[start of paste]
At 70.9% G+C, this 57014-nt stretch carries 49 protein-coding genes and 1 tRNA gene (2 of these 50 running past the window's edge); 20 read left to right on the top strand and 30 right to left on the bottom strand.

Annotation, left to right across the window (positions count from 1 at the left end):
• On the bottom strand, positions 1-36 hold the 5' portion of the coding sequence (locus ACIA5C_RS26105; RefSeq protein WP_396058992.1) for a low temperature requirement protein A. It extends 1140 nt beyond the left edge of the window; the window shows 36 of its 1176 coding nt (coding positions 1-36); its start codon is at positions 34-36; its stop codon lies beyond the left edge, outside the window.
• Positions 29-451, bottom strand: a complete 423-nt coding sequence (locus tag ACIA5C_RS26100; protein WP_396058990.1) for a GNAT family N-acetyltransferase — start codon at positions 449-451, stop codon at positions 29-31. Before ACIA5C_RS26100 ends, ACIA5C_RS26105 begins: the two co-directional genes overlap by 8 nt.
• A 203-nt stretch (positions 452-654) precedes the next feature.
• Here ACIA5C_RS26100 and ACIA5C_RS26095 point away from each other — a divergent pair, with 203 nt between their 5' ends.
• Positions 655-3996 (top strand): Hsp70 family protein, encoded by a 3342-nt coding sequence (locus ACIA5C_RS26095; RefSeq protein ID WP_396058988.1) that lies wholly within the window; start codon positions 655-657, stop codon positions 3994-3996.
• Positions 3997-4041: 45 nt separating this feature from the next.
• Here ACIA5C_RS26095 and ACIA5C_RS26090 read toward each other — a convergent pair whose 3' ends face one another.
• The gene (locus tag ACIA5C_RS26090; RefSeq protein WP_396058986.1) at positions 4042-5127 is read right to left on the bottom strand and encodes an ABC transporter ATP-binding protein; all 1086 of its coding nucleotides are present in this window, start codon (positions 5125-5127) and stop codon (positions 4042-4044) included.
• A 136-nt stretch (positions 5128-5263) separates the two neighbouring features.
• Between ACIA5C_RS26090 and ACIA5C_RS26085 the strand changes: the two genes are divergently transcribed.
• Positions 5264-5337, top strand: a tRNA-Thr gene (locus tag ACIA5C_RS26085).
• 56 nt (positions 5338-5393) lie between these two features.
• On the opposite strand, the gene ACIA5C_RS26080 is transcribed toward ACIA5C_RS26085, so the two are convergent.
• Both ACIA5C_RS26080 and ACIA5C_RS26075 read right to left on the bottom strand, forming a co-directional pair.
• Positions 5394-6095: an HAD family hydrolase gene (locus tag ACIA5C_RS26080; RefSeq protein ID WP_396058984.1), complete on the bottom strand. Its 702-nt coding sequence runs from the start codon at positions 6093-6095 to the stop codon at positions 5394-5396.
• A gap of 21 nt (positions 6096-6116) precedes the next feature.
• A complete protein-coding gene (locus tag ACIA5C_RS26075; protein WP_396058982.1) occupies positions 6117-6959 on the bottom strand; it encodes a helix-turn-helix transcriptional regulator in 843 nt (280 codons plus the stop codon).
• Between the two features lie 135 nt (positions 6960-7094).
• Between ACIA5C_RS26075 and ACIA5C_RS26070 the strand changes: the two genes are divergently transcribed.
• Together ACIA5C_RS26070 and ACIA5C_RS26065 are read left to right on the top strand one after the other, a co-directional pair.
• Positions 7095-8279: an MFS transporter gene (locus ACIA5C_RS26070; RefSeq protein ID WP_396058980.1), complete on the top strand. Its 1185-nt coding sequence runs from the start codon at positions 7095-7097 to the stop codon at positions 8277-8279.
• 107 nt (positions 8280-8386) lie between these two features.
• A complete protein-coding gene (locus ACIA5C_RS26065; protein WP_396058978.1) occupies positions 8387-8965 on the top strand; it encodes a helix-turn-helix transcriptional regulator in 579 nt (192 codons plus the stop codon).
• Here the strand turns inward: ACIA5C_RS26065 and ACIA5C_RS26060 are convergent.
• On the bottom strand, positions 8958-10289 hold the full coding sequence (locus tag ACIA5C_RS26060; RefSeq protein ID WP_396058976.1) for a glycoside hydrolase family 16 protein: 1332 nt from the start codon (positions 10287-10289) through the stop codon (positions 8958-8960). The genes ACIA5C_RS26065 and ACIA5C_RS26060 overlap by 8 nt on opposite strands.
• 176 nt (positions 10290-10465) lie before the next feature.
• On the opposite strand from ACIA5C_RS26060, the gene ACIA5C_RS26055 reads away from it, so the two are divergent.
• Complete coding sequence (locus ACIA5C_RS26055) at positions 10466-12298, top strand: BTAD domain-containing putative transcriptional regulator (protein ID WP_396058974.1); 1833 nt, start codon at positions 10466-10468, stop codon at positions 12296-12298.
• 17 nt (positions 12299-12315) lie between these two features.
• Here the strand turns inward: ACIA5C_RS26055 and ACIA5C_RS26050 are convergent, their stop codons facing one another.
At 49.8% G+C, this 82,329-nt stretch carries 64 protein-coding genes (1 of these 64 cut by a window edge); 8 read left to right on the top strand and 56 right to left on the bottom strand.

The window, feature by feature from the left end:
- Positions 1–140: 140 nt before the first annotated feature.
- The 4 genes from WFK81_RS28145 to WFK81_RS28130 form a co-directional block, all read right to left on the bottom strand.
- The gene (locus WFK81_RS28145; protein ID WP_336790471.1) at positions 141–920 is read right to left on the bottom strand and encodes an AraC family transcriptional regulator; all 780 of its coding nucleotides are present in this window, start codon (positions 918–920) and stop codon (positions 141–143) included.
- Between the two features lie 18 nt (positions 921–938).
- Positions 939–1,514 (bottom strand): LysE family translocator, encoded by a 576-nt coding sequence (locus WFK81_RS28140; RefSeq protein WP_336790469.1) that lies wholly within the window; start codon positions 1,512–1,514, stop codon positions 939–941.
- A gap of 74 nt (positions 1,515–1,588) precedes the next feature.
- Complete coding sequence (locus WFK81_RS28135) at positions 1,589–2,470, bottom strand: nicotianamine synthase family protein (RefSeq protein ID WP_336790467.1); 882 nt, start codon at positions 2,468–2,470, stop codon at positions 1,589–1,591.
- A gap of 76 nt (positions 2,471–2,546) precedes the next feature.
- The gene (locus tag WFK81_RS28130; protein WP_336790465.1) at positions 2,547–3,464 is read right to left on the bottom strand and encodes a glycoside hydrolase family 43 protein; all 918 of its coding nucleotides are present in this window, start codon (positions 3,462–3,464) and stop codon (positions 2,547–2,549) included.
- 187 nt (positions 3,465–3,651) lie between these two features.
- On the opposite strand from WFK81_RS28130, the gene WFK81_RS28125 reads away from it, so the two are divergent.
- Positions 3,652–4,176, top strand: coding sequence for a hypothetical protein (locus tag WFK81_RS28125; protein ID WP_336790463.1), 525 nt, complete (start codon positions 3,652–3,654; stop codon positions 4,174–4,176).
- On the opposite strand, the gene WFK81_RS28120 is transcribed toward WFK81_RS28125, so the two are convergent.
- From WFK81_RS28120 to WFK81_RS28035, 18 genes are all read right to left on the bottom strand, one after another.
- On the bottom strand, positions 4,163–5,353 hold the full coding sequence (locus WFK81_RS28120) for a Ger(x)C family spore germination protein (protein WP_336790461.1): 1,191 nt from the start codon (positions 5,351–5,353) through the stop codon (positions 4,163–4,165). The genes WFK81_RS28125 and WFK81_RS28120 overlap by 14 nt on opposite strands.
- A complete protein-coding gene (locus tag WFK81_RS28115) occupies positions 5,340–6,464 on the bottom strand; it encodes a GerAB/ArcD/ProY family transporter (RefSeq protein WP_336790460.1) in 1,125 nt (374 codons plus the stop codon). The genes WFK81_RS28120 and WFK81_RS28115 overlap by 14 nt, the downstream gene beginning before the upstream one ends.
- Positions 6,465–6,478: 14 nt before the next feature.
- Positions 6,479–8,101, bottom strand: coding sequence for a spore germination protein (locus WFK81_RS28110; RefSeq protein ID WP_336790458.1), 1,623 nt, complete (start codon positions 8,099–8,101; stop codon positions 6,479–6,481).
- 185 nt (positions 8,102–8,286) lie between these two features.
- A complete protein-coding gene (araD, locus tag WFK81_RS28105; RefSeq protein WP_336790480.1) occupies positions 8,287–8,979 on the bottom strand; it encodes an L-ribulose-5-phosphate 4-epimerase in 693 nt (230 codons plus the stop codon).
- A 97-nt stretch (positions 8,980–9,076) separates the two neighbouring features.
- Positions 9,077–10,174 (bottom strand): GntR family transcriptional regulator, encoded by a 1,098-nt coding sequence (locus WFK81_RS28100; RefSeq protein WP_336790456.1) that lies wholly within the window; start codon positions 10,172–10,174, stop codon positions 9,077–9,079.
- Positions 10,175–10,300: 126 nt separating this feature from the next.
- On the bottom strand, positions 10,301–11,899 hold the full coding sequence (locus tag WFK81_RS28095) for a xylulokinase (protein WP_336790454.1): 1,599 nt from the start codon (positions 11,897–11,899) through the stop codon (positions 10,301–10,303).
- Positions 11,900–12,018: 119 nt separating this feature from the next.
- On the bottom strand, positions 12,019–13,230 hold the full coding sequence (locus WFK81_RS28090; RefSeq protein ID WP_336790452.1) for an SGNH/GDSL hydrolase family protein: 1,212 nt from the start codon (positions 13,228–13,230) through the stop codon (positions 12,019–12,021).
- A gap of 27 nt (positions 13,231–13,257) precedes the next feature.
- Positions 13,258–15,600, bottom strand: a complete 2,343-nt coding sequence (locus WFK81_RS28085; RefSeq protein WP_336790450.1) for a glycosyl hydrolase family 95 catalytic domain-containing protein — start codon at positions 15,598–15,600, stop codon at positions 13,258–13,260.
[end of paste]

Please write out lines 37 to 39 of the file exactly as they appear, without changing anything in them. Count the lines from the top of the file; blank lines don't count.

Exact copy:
- The gene (locus WFK81_RS28145; protein ID WP_336790471.1) at positions 141–920 is read right to left on the bottom strand and encodes an AraC family transcriptional regulator; all 780 of its coding nucleotides are present in this window, start codon (positions 918–920) and stop codon (positions 141–143) included.
- Between the two features lie 18 nt (positions 921–938).
- Positions 939–1,514 (bottom strand): LysE family translocator, encoded by a 576-nt coding sequence (locus WFK81_RS28140; RefSeq protein WP_336790469.1) that lies wholly within the window; start codon positions 1,512–1,514, stop codon positions 939–941.